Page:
Student blog: Jenni Murray: A History of Britain in 21 Women

Danielle Martin is a second-year english and history student at the University of Sheffield and a regular contributor to the University's official student blog, We Are Sheffield Students.

Jenni Murray talked with flourish about her historical book, A History of Britain in 21 Women, which she described to the audience as “partly autobiography”.

The talk was laced with anecdotes from both her personal and professional life, including her son’s shock at discovering the reductionism of his school history textbook, which contained just one page on the Suffragette movement.

As a current student of gender history, it surprised me when Murray told the audience, “the Suffragette movement is proposed to be squeezed into pressure groups”. Only at the beginning of this semester had I discovered how extensive women’s history really is, so I cannot comprehend how secondary education authorities could consider dismissing the women’s movement as a significant, separate narrative, and placing it alongside ‘pressure groups’.

With celebrations for the suffrage centenary approaching next year, the Chancellor has put aside £5 million in funding to support projects in remembering the 1918 Representation of the People Act, which gave some women the right to vote for the first time. This started the ball rolling for equal voting rights a decade later. The Chancellor said the money will contribute to education.

This is another significant point Murray raised – the importance of educating young people, particularly girls, on the gravity of the suffrage movement and the need to exercise our democratic right to vote. Rightly so, Murray stressed the need to expand, and not limit, suffrage education, as without it, many will be unaware of the sacrifices made to achieve this equal right.

Murray also highlighted the situation in Australia, where it is illegal not to vote. She posed the question of whether Britain should follow suit, considering the number of young women and men who fail to vote, and give the excuse of being ‘too busy’. No-one should be too busy to take ten minutes out of their day to vote when so many sacrifices were made to achieve it.

Murray also raised that Millicent Fawcett of the NUWSS (National Union of Women’s Suffrage Societies) will be honoured next year with the first statue of a woman to be built in Parliament Square. One major historical debate is whether the radical Suffragettes of the WSPU (Women’s Social and Political Union) deserve more recognition than the peaceful Suffragists of the NUWSS.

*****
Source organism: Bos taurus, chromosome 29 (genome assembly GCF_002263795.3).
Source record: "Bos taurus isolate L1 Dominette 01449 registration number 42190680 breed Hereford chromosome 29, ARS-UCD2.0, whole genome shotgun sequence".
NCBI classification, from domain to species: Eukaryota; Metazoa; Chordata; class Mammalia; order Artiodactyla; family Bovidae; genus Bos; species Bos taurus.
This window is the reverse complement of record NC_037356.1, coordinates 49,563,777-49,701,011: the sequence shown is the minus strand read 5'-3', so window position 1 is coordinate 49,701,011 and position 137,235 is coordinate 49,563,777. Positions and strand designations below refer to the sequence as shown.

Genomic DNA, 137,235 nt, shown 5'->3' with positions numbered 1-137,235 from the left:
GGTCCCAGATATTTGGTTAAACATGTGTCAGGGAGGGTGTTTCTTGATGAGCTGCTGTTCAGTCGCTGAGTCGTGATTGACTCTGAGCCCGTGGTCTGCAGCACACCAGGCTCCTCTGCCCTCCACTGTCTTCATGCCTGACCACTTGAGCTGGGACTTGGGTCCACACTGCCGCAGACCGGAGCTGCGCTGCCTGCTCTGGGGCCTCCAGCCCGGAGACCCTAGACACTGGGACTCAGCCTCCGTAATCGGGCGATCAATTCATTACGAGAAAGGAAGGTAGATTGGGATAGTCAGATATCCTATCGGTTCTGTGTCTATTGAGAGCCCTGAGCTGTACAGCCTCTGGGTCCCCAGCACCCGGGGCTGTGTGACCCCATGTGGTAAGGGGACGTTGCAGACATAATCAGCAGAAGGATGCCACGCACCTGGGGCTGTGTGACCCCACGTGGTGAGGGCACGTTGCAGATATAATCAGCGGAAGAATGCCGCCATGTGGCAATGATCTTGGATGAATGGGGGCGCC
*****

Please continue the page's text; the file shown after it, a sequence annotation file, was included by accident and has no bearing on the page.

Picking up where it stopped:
Compared to Fawcett’s constitutional acts to gain the right to vote, the Pankhursts of the militant WSPU used radical, and eventually violent, tactics to gain publicity. Instead of lobbying peacefully in parliament, the militants were seen throwing bricks through windows and marching down the streets. There is historical concern over which tactics furthered the women’s suffrage cause more, and which organisations should receive most credit for their actions. But it eventually boils down to the fact both groups of women took great risks, and both created the equal voting rights of today.

One point Murray made surprised me as a young woman in the 21st century, in which I believe although there is still work to be done, gender equality is on a positive path, and has come a long way. Murray warned, “We can lose the rights we have won”. Referring to Margaret Atwood’s The Handmaid’s Tale in this context is a sharp and frightening reminder of the possibility of women not retaining the rights which have been gained.

Murray stated we must remember also the situation of women in Afghanistan. As a student of British history, I believe it is important to expand the curriculum on women’s rights to include those still fighting worldwide. Education on the international women’s movement is currently lacking and needs attention.

Furthermore, Murray raised many other important points, including her hope of part-time work becoming something parents do, not just mothers. Murray argued raising children should not just be left to women. Simultaneously, she fondly spoke of her father’s influence whilst growing up. She raised the importance of fathers supporting education, which is something I have been very lucky to experience with my own Dad. His support and encouragement led me to achieving my goal of attending university.

In My Own Story, Emmeline Pankhurst wrote of the time she gained feminist belief as a child, hearing her father say one night, when she was pretending to be asleep, “What a pity she wasn’t born a lad”. I feel incredibly grateful to be living in a time of equal rights in education in the UK, which is all down to the hard work and diligence of activists in improving women’s education. This was in the hope that mothers and fathers today will continue to encourage their children, girls particularly, in their education, ensuring proper use of the equal rights women fought so hard to achieve.

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